Furniture and Supplies

Meeting guest expectations is an important component of retaining a high rating on Airbnb. This means the furniture needs to be fresh, comfortable, and appropriate to the style of the unit. The kitchen, bathroom, and bedrooms need to be stocked with linens and supplies, and the home needs to be ready to be occupied. This can be a significant cost at the outset; after the Airbnb is up and running, the furniture will need to be replaced periodically, and supplies will need to be replenished and replaced more frequently. “Determine who your ideal guest is and market to that demographic,” advises Tina Crockett, former Airbnb Superhost and owner of Lake Norman, North Carolina–based Elevated Elements, a short-term rental design company. “We considered the type of experience we wanted our guests to have. The goal was to provide a luxury or 5-star experience, so the amenities we offered had to be at that level: quality linens, better mattresses, and unexpected touches like handheld body massagers and luxury bath products to use.” Crockett’s experience demonstrates that the provisions in the Airbnb rental don’t have to be expensive, but they do have to meet the needs of the ideal clientele, the style of the unit, and the intended experience the host wants the guests to have.

Pricing Tool Subscription

How does a new Airbnb host decide how much to charge per night? Consulting with a management company and looking at comparable rentals nearby can help, but many new and experienced hosts use a pricing tool. These apps or programs collect data on all of the rentals in the area, collect the data on the host’s rental, and spin the comparable properties and their rates around to produce an ideal forecasted rate. But pricing an Airbnb isn’t a static number; prices change seasonally, around holidays and major events in nearby cities, and in response to the ebb and flow of demand. A pricing tool subscription buys access to this data—pulled from Airbnb rentals and the best Airbnb alternatives (like Vrbo)—and offers suggested rates, which makes it easier to set the right nightly rate. Some subscriptions also include information about nearby occupancy rates, so a host can drop their price if there’s low occupancy and everyone else is priced high, or raise their rates if nearby properties are booked solid due to a local event. Prices on these subscriptions vary based on the number of services they provide, but they remove a lot of the stress involved in making pricing choices and can significantly increase the income for a host.

Homeowners or Condo Association Fee

If the host’s property has a homeowners association (HOA) or condo owners association, they may need to pay a monthly or annual fee to the association. In some cases, this fee may offset other costs, such as outdoor maintenance, lawn care, and physical repairs to the building and systems. The fee may also provide access to amenities that will be attractive to guests, such as swimming pools, clubhouses, and restaurants. This recurring cost is critical to include in the budget, because forgetting to pay the fee can create difficulties. It’s also important to note that belonging to an HOA or condo association can come with rules that affect rental properties. Some may not allow short-term rentals at all. Others may have Airbnb host requirements about the minimum or maximum length of stay, the total number of rentals, or the number of guests. The associations are also very likely to have regulations governing the exterior appearance of the property and the parking situation. Hosts will want to make sure they’re familiar with all of these rules and regulations to avoid fines for violations.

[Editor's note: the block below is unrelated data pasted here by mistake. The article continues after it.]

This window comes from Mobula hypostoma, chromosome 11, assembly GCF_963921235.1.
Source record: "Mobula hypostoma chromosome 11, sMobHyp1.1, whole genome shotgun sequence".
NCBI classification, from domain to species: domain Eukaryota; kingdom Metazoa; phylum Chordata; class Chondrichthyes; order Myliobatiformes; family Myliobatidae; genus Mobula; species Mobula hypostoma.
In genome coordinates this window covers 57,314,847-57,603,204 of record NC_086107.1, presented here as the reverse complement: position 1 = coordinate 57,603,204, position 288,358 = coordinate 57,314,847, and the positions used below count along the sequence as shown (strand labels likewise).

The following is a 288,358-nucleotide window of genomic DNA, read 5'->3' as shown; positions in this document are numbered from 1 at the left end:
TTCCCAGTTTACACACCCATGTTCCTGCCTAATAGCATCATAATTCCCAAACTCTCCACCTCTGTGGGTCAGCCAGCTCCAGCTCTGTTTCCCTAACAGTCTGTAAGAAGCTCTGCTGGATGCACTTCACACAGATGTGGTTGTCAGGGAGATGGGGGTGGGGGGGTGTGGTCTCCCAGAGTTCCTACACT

A view of a clean kitchenette.

Benefits of Becoming an Airbnb Host

Is the Airbnb start-up cost worth it? With some costs reaching as much as $30,000, it’s a reasonable question. And for would-be hosts who need the income from an Airbnb to get by, even the lower end of the average range of start-up costs could seem prohibitive. However, hosting on Airbnb has quite a few benefits beyond the obvious.

Ready to become an Airbnb host? See how much you can earn on Airbnb.

Passive Income

Once a host gets the hang of pricing and managing their rental and has hired reliable cleaning services and maintenance contractors, the income generated from an Airbnb is largely hands-off. A well-managed property has a higher likelihood of being booked frequently, which can lead to almost-guaranteed income when the payout comes from Airbnb. While hosting requires some attention and effort, it doesn’t require a daily physical presence or hours and hours of work every week.

Tax Advantages

Is Airbnb start-up cost tax deductible? Not exactly, but there are several ways for hosts to minimize their tax liability. First, if the home is rented out for 14 days or fewer during a calendar year, the owner won’t need to pay taxes on that rental income. However, since most Airbnbs are rented out for more than 2 weeks a year, this likely won’t apply. Many of the costs and expenses associated with a rental property can be written off as tax deductions. These expenses can include mortgage interest, insurance, repair and maintenance costs, property taxes, legal fees, and credit card interest on purchases specifically related to the short-term rental. Of course, to take advantage of these tax breaks, hosts will need to keep meticulous records and carefully work their way through tax forms or hire a tax professional to assist. Keeping an Airbnb start-up cost spreadsheet from the beginning is an excellent way to track costs and keep good tax records, and once started, it’s easy to continue as the Airbnb business matures. Airbnb tax breaks can offer significant savings and increase the profit margin from the property.

Investment Diversification

Financial advisers often tout the benefits of having a diverse portfolio of savings and investment accounts, including a 401(k), Roth IRA, mutual funds, stocks, and bonds. Having diversified investments with varied levels of risk can help make sure that market variations don’t wipe out all of the host’s earnings. While a short-term rental property isn’t a market-based account, it’s still an investment in real property with a value that can increase or decrease with the real estate market. Purchasing a property with the intent of renting it through Airbnb can be an effective way to store assets in an additional market while using that investment to earn more income through rental profits.